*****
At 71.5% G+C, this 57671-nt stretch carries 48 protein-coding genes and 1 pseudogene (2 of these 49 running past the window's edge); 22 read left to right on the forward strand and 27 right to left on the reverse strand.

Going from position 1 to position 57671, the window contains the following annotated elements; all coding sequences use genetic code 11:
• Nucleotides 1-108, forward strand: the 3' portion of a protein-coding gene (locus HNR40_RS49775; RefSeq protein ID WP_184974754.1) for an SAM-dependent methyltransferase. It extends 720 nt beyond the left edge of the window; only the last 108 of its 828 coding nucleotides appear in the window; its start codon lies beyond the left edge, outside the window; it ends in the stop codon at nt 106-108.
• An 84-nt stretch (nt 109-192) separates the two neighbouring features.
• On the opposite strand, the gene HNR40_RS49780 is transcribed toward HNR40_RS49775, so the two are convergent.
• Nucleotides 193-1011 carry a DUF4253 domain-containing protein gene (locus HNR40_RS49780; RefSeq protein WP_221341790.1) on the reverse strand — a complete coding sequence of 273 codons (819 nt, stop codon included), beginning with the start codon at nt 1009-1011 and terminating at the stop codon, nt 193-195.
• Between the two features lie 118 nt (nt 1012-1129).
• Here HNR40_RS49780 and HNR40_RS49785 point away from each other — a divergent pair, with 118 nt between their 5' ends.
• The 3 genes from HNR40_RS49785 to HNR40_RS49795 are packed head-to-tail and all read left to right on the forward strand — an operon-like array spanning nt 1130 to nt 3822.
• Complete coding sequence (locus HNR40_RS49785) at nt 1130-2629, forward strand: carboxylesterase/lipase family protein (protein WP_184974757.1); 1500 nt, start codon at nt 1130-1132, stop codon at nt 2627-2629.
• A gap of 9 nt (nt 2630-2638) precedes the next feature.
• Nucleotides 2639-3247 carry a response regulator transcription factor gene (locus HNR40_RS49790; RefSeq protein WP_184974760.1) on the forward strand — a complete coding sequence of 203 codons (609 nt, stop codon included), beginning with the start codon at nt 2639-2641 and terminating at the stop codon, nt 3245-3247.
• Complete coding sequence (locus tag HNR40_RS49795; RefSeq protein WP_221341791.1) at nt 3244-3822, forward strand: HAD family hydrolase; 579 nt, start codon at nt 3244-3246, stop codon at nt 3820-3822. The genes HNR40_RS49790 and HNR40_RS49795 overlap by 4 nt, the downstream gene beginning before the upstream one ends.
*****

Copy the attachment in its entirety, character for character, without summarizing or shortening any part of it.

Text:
At 71.5% G+C, this 57671-nt stretch carries 48 protein-coding genes and 1 pseudogene (2 of these 49 running past the window's edge); 22 read left to right on the forward strand and 27 right to left on the reverse strand.

Going from position 1 to position 57671, the window contains the following annotated elements; all coding sequences use genetic code 11:
• Nucleotides 1-108, forward strand: the 3' portion of a protein-coding gene (locus HNR40_RS49775; RefSeq protein ID WP_184974754.1) for an SAM-dependent methyltransferase. It extends 720 nt beyond the left edge of the window; only the last 108 of its 828 coding nucleotides appear in the window; its start codon lies beyond the left edge, outside the window; it ends in the stop codon at nt 106-108.
• An 84-nt stretch (nt 109-192) separates the two neighbouring features.
• On the opposite strand, the gene HNR40_RS49780 is transcribed toward HNR40_RS49775, so the two are convergent.
• Nucleotides 193-1011 carry a DUF4253 domain-containing protein gene (locus HNR40_RS49780; RefSeq protein WP_221341790.1) on the reverse strand — a complete coding sequence of 273 codons (819 nt, stop codon included), beginning with the start codon at nt 1009-1011 and terminating at the stop codon, nt 193-195.
• Between the two features lie 118 nt (nt 1012-1129).
• Here HNR40_RS49780 and HNR40_RS49785 point away from each other — a divergent pair, with 118 nt between their 5' ends.
• The 3 genes from HNR40_RS49785 to HNR40_RS49795 are packed head-to-tail and all read left to right on the forward strand — an operon-like array spanning nt 1130 to nt 3822.
• Complete coding sequence (locus HNR40_RS49785) at nt 1130-2629, forward strand: carboxylesterase/lipase family protein (protein WP_184974757.1); 1500 nt, start codon at nt 1130-1132, stop codon at nt 2627-2629.
• A gap of 9 nt (nt 2630-2638) precedes the next feature.
• Nucleotides 2639-3247 carry a response regulator transcription factor gene (locus HNR40_RS49790; RefSeq protein WP_184974760.1) on the forward strand — a complete coding sequence of 203 codons (609 nt, stop codon included), beginning with the start codon at nt 2639-2641 and terminating at the stop codon, nt 3245-3247.
• Complete coding sequence (locus tag HNR40_RS49795; RefSeq protein WP_221341791.1) at nt 3244-3822, forward strand: HAD family hydrolase; 579 nt, start codon at nt 3244-3246, stop codon at nt 3820-3822. The genes HNR40_RS49790 and HNR40_RS49795 overlap by 4 nt, the downstream gene beginning before the upstream one ends.